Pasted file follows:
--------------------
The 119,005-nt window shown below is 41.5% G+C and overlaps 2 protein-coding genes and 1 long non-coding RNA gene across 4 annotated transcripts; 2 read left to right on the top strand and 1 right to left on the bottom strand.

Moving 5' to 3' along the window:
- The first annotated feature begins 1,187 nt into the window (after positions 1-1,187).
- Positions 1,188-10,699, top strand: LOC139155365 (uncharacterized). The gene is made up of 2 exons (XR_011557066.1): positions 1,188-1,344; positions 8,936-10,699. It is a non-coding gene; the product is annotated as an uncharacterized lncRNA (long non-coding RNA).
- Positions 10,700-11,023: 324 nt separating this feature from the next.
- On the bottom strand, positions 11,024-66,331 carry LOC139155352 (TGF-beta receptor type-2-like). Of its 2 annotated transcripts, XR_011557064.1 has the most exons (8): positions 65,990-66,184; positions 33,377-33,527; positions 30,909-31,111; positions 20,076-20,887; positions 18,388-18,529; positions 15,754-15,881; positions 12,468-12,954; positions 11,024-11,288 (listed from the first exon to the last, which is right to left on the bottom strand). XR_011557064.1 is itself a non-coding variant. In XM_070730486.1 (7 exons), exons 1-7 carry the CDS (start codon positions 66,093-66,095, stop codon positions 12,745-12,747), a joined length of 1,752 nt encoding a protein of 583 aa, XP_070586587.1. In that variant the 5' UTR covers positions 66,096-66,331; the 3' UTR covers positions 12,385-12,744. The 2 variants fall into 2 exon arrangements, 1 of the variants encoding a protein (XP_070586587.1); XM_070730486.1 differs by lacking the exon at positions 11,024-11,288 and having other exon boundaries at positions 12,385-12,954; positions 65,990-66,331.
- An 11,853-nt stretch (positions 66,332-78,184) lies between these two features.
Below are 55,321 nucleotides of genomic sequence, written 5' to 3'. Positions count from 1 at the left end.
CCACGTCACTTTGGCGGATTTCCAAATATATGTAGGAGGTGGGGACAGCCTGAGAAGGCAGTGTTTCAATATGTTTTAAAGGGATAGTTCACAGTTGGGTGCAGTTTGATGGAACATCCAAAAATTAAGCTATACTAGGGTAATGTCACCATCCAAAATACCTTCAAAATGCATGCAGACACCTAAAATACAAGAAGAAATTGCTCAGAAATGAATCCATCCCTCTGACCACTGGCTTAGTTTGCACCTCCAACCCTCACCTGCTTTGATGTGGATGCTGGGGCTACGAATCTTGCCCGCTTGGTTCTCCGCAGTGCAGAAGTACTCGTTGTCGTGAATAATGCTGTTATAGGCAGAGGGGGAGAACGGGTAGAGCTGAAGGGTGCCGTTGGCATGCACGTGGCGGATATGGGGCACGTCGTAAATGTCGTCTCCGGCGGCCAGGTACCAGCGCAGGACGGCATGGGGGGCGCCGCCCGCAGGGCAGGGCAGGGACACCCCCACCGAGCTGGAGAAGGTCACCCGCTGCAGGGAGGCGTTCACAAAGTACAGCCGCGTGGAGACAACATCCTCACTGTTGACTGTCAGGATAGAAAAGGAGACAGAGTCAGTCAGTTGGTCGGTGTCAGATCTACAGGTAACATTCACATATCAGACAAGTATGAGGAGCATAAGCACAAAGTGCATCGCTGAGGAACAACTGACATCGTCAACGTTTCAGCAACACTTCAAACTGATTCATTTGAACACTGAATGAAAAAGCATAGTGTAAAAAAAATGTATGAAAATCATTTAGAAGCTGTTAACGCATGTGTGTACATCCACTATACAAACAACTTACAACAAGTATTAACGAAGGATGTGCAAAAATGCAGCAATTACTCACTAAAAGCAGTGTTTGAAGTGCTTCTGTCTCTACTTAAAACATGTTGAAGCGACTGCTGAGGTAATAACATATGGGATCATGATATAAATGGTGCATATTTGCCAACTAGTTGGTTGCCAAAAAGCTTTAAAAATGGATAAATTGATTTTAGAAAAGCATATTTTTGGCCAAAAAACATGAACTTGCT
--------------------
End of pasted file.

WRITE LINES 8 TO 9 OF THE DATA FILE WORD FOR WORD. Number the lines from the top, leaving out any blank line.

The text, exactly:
Below are 55,321 nucleotides of genomic sequence, written 5' to 3'. Positions count from 1 at the left end.
CCACGTCACTTTGGCGGATTTCCAAATATATGTAGGAGGTGGGGACAGCCTGAGAAGGCAGTGTTTCAATATGTTTTAAAGGGATAGTTCACAGTTGGGTGCAGTTTGATGGAACATCCAAAAATTAAGCTATACTAGGGTAATGTCACCATCCAAAATACCTTCAAAATGCATGCAGACACCTAAAATACAAGAAGAAATTGCTCAGAAATGAATCCATCCCTCTGACCACTGGCTTAGTTTGCACCTCCAACCCTCACCTGCTTTGATGTGGATGCTGGGGCTACGAATCTTGCCCGCTTGGTTCTCCGCAGTGCAGAAGTACTCGTTGTCGTGAATAATGCTGTTATAGGCAGAGGGGGAGAACGGGTAGAGCTGAAGGGTGCCGTTGGCATGCACGTGGCGGATATGGGGCACGTCGTAAATGTCGTCTCCGGCGGCCAGGTACCAGCGCAGGACGGCATGGGGGGCGCCGCCCGCAGGGCAGGGCAGGGACACCCCCACCGAGCTGGAGAAGGTCACCCGCTGCAGGGAGGCGTTCACAAAGTACAGCCGCGTGGAGACAACATCCTCACTGTTGACTGTCAGGATAGAAAAGGAGACAGAGTCAGTCAGTTGGTCGGTGTCAGATCTACAGGTAACATTCACATATCAGACAAGTATGAGGAGCATAAGCACAAAGTGCATCGCTGAGGAACAACTGACATCGTCAACGTTTCAGCAACACTTCAAACTGATTCATTTGAACACTGAATGAAAAAGCATAGTGTAAAAAAAATGTATGAAAATCATTTAGAAGCTGTTAACGCATGTGTGTACATCCACTATACAAACAACTTACAACAAGTATTAACGAAGGATGTGCAAAAATGCAGCAATTACTCACTAAAAGCAGTGTTTGAAGTGCTTCTGTCTCTACTTAAAACATGTTGAAGCGACTGCTGAGGTAATAACATATGGGATCATGATATAAATGGTGCATATTTGCCAACTAGTTGGTTGCCAAAAAGCTTTAAAAATGGATAAATTGATTTTAGAAAAGCATATTTTTGGCCAAAAAACATGAACTTGCT